By: Fred Yaw Sarpong
Dr. Mohammed Amin Adam, an Executive Director at Africa Center for Energy Policy (ACEP) has commended the government for developing a five year plan to settle the Electricity Company of Ghana (ECG) GHc728 million debt owed by the State-Owned-Enterprises (SOEs) in the country.
“It’s very important for the government to pay the debt so that ECG will also settle the Volta River Authority (VRA) and Asogli for the power they have produced for Ghanaians to consume,” he added.
Dr. Amin Adam said the plan is one of the conditions of Ghana’s Compact under the Millennium Challenge Account (MCA). “It’s one of the conditions for the government to pay the debt of ECG before money will be disbursed to Ghana. My problem is why should government wait for America to come and tell us to pay the debt,”? he asked.
Secondly, he told the Daily Express that even though government has develop plan to pay the debt, the issue is not about paying the debt but whether government is not going to incur new debt.
“The only way government will avoid additional debt is to find a way to pay the bills for the consumption of electricity by the government agencies,” he pointed out.
“But if the agencies are going to have power from the ECG and they will not pay for it then another debt will be accumulated and that wouldn’t have solve the problem,” he told the Daily Express.
The energy expert said government should find mechanism to pay for the power they consume in order not to accumulate new debt.
He emphasized that there are budgets on power allocated to every Ministry as part of their expenditure. “The problem is that either the monies are not release by the Finance Ministry or if the monies are given to the Ministries they don’t use it for the power consumption but something else.”
He said “it’s the Ministries which have to make sure that electricity consumption is one of the priorities on their expenditure list.”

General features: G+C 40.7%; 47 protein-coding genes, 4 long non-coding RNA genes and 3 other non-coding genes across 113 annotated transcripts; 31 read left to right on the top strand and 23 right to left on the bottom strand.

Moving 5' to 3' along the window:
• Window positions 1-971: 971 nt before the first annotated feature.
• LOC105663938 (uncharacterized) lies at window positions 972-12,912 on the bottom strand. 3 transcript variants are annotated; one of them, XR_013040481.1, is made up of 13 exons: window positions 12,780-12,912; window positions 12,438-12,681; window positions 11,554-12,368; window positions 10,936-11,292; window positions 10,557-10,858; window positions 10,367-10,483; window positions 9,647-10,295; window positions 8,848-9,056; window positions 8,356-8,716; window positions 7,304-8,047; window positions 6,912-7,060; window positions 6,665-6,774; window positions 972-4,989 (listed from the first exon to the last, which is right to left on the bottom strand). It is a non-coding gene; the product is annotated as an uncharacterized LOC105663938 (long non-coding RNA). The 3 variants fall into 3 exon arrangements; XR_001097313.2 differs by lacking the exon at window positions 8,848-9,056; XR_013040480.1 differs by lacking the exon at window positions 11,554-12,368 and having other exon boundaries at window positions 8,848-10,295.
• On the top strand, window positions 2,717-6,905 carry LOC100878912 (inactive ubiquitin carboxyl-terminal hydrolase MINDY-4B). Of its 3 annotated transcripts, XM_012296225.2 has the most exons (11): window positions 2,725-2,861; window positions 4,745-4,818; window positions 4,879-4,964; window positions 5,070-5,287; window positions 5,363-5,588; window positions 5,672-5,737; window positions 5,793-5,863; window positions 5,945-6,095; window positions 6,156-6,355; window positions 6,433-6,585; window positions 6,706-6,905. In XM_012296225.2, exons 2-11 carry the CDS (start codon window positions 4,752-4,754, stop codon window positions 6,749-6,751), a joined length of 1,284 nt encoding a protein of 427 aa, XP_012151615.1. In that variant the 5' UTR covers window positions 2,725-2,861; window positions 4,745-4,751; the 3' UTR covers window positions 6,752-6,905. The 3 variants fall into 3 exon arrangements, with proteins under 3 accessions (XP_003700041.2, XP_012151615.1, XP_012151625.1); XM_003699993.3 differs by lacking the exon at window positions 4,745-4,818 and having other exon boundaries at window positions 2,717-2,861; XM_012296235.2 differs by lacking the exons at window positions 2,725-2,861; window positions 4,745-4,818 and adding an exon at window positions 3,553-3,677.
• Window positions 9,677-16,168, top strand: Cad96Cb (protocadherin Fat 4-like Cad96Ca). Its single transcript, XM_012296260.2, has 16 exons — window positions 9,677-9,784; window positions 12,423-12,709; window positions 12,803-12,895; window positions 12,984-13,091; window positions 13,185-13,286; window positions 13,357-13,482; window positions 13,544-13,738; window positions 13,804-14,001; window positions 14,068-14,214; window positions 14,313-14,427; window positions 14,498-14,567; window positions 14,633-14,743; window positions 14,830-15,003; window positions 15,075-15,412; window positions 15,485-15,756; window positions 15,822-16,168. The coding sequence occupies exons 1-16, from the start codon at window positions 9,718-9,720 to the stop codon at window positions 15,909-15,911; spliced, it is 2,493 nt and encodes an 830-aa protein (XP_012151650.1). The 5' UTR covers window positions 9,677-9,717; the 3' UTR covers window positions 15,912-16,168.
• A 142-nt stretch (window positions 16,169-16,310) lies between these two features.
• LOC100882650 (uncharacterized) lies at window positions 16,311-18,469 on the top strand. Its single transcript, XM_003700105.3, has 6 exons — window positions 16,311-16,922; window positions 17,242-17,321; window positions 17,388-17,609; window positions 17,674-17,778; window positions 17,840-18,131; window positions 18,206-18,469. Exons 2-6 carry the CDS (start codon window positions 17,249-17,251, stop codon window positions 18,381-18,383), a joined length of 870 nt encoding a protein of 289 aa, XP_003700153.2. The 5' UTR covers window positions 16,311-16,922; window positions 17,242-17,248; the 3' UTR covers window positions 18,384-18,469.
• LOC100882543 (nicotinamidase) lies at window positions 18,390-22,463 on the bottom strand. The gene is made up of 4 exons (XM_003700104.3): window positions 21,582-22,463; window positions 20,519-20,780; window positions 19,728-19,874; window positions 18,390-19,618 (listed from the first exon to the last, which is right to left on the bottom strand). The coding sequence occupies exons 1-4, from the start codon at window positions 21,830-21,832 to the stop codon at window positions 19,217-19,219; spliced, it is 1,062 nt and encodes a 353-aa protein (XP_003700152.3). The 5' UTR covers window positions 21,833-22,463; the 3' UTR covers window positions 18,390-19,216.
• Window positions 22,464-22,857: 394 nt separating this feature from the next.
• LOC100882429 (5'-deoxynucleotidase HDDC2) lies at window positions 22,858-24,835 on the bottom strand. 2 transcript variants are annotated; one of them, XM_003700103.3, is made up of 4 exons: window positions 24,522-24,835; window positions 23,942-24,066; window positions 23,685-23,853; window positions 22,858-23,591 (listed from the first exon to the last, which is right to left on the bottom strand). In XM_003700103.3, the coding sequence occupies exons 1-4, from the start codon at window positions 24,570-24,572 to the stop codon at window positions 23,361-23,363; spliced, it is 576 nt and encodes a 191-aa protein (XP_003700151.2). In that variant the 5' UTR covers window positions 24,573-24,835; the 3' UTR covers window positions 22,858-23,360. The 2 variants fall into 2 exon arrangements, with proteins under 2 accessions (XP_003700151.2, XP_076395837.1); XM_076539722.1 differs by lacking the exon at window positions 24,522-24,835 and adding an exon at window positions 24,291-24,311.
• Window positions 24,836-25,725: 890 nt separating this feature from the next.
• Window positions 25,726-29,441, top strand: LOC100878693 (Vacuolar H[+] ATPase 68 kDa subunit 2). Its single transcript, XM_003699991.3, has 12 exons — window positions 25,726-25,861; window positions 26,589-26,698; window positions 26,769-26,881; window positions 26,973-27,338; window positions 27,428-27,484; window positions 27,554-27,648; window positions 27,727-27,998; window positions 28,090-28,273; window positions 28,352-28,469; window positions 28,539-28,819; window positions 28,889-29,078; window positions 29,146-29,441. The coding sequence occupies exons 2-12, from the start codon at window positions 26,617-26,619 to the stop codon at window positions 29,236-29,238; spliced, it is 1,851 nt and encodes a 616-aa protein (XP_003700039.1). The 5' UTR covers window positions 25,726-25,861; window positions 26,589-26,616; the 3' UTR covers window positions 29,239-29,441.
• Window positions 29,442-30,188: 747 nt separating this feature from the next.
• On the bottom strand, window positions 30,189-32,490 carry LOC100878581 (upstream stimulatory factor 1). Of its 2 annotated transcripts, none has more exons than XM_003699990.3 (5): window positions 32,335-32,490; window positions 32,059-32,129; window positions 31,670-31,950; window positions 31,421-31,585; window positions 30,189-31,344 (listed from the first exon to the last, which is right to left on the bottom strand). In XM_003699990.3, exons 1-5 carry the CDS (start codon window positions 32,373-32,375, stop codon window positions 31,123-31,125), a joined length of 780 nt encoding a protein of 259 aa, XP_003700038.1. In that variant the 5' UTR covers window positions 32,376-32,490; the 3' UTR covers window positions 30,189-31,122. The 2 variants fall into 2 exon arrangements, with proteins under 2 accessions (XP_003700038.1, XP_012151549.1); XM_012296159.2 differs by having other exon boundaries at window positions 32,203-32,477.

The Finance Minister, Mr. Seth Terkper announced at a press briefing that the government has conducted an assessment of arrears between the government and SOEs and cross-SOEs‟ arrears and prepared an action plan and a timeline for their elimination
He said this will include improving the repayment the “legacy debt” to ECG in the amount of GHc728 million over five years Significant
According to the Minister, this formed part of the SOE reforms being implemented. He said the reforms are to strengthening monitoring and evaluation; Private sector participation; and strengthening governance.
He said the reforms include the introduction of performance management contracts for senior managers which will include targets for reducing losses as well as a framework facilitating monitoring of SOEs by the Office of the President, the Ministry of Finance, the relevant committee of Parliament and sector Ministry in order to strengthen operational and financial discipline.
Also, there will be evaluation of potential for private sector participation in SOEs; and conducted an assessment of SOE's governance and action plan for reforms being prepared. “This will include strengthening of oversight of SOEs,” he added.
Meanwhile, Mr. Terkper said although a formal agreement has not yet been entered into, in July 2016 lenders (domestic banks) have agreed a framework to the restructuring and repayment of VRA debt of about GHc2.2 billion over 3 to 5 years Key features of the agreement in principle:
He mentioned upfront payment of approximately GHc250 million which will be funded by the new collections from the energy sector levies; reduction of interest rate on the GHC component of the VRA debt from an average of 30% to 22%; and reduction of interest rate on the foreign currency component of the VRA debt from an average of 11% to 8.50%.
Also repayments will be funded from a debt service account which will receive cashflows from (i) the energy debt recovery levy and a debt service reserve; and (ii) a proportion of VRA's receivables; proceeds of the energy debt recovery levy which are applied to VRA debts will be converted into equity on VRA's balance sheet or could be subject to an on-lending arrangement with the government; and government will place limits on the ability of VRA to incur new indebtedness without express approval The government anticipates that this approach will be used to restructure VRA's as well as the debt of other energy-sector SOEs